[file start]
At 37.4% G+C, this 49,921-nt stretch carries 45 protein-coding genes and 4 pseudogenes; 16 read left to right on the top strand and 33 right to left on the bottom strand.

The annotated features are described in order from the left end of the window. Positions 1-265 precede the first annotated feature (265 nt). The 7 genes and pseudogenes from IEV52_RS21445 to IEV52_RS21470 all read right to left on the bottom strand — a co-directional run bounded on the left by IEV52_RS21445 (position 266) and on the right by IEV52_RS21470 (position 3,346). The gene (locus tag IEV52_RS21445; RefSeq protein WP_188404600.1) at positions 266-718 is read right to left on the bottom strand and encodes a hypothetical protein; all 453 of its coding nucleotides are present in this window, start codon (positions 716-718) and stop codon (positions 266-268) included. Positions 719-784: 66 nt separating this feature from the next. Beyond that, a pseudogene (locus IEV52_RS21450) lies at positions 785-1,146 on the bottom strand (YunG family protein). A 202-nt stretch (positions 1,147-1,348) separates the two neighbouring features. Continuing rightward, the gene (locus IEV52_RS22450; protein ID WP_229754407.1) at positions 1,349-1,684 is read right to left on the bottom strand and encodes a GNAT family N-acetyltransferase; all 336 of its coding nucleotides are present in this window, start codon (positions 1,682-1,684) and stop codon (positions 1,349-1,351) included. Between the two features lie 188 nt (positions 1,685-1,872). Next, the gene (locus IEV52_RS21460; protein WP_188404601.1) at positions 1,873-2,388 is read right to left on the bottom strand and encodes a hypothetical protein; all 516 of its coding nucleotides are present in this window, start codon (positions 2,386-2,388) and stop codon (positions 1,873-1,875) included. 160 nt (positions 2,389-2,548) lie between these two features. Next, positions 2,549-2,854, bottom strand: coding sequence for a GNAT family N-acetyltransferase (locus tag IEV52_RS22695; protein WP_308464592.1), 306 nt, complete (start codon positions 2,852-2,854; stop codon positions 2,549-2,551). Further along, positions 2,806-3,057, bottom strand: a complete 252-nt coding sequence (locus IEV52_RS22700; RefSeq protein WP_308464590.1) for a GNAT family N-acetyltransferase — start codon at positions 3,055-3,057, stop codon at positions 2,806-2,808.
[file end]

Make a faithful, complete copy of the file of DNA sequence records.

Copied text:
At 37.4% G+C, this 49,921-nt stretch carries 45 protein-coding genes and 4 pseudogenes; 16 read left to right on the top strand and 33 right to left on the bottom strand.

The annotated features are described in order from the left end of the window. Positions 1-265 precede the first annotated feature (265 nt). The 7 genes and pseudogenes from IEV52_RS21445 to IEV52_RS21470 all read right to left on the bottom strand — a co-directional run bounded on the left by IEV52_RS21445 (position 266) and on the right by IEV52_RS21470 (position 3,346). The gene (locus tag IEV52_RS21445; RefSeq protein WP_188404600.1) at positions 266-718 is read right to left on the bottom strand and encodes a hypothetical protein; all 453 of its coding nucleotides are present in this window, start codon (positions 716-718) and stop codon (positions 266-268) included. Positions 719-784: 66 nt separating this feature from the next. Beyond that, a pseudogene (locus IEV52_RS21450) lies at positions 785-1,146 on the bottom strand (YunG family protein). A 202-nt stretch (positions 1,147-1,348) separates the two neighbouring features. Continuing rightward, the gene (locus IEV52_RS22450; protein ID WP_229754407.1) at positions 1,349-1,684 is read right to left on the bottom strand and encodes a GNAT family N-acetyltransferase; all 336 of its coding nucleotides are present in this window, start codon (positions 1,682-1,684) and stop codon (positions 1,349-1,351) included. Between the two features lie 188 nt (positions 1,685-1,872). Next, the gene (locus IEV52_RS21460; protein WP_188404601.1) at positions 1,873-2,388 is read right to left on the bottom strand and encodes a hypothetical protein; all 516 of its coding nucleotides are present in this window, start codon (positions 2,386-2,388) and stop codon (positions 1,873-1,875) included. 160 nt (positions 2,389-2,548) lie between these two features. Next, positions 2,549-2,854, bottom strand: coding sequence for a GNAT family N-acetyltransferase (locus tag IEV52_RS22695; protein WP_308464592.1), 306 nt, complete (start codon positions 2,852-2,854; stop codon positions 2,549-2,551). Further along, positions 2,806-3,057, bottom strand: a complete 252-nt coding sequence (locus IEV52_RS22700; RefSeq protein WP_308464590.1) for a GNAT family N-acetyltransferase — start codon at positions 3,055-3,057, stop codon at positions 2,806-2,808.